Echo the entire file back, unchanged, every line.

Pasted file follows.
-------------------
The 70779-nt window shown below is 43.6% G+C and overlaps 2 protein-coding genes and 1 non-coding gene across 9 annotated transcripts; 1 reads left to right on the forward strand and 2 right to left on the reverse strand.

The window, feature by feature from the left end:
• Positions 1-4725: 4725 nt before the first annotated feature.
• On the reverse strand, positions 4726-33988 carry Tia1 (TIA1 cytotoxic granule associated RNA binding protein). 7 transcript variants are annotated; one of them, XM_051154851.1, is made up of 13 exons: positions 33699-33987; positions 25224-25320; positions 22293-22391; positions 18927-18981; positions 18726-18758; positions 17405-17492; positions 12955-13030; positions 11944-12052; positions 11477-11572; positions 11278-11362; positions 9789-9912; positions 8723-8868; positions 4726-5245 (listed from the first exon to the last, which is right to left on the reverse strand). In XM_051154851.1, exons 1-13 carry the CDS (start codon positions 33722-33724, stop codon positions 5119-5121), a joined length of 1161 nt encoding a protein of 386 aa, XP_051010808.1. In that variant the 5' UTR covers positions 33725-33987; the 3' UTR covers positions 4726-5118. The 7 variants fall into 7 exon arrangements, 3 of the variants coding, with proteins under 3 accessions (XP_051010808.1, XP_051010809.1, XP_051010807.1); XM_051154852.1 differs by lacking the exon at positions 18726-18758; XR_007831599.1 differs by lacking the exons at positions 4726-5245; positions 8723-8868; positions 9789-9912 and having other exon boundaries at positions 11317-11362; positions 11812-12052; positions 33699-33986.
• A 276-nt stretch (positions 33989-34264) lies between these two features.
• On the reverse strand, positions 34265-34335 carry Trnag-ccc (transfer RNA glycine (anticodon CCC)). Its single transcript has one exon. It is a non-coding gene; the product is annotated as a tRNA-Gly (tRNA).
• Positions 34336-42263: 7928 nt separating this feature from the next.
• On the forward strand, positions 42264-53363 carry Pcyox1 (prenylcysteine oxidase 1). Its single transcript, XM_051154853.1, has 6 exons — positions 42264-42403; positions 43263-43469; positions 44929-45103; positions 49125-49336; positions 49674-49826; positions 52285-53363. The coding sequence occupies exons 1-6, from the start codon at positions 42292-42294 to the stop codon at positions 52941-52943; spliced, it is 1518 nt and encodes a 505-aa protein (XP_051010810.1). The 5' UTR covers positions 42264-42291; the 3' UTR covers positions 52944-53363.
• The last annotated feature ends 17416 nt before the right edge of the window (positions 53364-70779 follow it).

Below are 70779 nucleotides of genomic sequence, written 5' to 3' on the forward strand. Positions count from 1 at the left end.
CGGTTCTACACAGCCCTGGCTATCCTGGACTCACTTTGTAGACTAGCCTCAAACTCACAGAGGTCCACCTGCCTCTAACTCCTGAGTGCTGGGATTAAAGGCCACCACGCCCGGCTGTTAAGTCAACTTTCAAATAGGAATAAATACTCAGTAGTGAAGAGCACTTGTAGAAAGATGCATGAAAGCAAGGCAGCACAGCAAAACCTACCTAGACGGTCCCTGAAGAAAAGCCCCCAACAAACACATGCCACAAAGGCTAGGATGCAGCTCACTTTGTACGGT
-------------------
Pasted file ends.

The 70779-nt window shown below is 43.6% G+C and overlaps 2 protein-coding genes and 1 non-coding gene across 9 annotated transcripts; 1 reads left to right on the forward strand and 2 right to left on the reverse strand.

The window, feature by feature from the left end:
• Positions 1-4725: 4725 nt before the first annotated feature.
• On the reverse strand, positions 4726-33988 carry Tia1 (TIA1 cytotoxic granule associated RNA binding protein). 7 transcript variants are annotated; one of them, XM_051154851.1, is made up of 13 exons: positions 33699-33987; positions 25224-25320; positions 22293-22391; positions 18927-18981; positions 18726-18758; positions 17405-17492; positions 12955-13030; positions 11944-12052; positions 11477-11572; positions 11278-11362; positions 9789-9912; positions 8723-8868; positions 4726-5245 (listed from the first exon to the last, which is right to left on the reverse strand). In XM_051154851.1, exons 1-13 carry the CDS (start codon positions 33722-33724, stop codon positions 5119-5121), a joined length of 1161 nt encoding a protein of 386 aa, XP_051010808.1. In that variant the 5' UTR covers positions 33725-33987; the 3' UTR covers positions 4726-5118. The 7 variants fall into 7 exon arrangements, 3 of the variants coding, with proteins under 3 accessions (XP_051010808.1, XP_051010809.1, XP_051010807.1); XM_051154852.1 differs by lacking the exon at positions 18726-18758; XR_007831599.1 differs by lacking the exons at positions 4726-5245; positions 8723-8868; positions 9789-9912 and having other exon boundaries at positions 11317-11362; positions 11812-12052; positions 33699-33986.
• A 276-nt stretch (positions 33989-34264) lies between these two features.
• On the reverse strand, positions 34265-34335 carry Trnag-ccc (transfer RNA glycine (anticodon CCC)). Its single transcript has one exon. It is a non-coding gene; the product is annotated as a tRNA-Gly (tRNA).
• Positions 34336-42263: 7928 nt separating this feature from the next.
• On the forward strand, positions 42264-53363 carry Pcyox1 (prenylcysteine oxidase 1). Its single transcript, XM_051154853.1, has 6 exons — positions 42264-42403; positions 43263-43469; positions 44929-45103; positions 49125-49336; positions 49674-49826; positions 52285-53363. The coding sequence occupies exons 1-6, from the start codon at positions 42292-42294 to the stop codon at positions 52941-52943; spliced, it is 1518 nt and encodes a 505-aa protein (XP_051010810.1). The 5' UTR covers positions 42264-42291; the 3' UTR covers positions 52944-53363.
• The last annotated feature ends 17416 nt before the right edge of the window (positions 53364-70779 follow it).

Below are 70779 nucleotides of genomic sequence, written 5' to 3' on the forward strand. Positions count from 1 at the left end.
CGGTTCTACACAGCCCTGGCTATCCTGGACTCACTTTGTAGACTAGCCTCAAACTCACAGAGGTCCACCTGCCTCTAACTCCTGAGTGCTGGGATTAAAGGCCACCACGCCCGGCTGTTAAGTCAACTTTCAAATAGGAATAAATACTCAGTAGTGAAGAGCACTTGTAGAAAGATGCATGAAAGCAAGGCAGCACAGCAAAACCTACCTAGACGGTCCCTGAAGAAAAGCCCCCAACAAACACATGCCACAAAGGCTAGGATGCAGCTCACTTTGTACGGT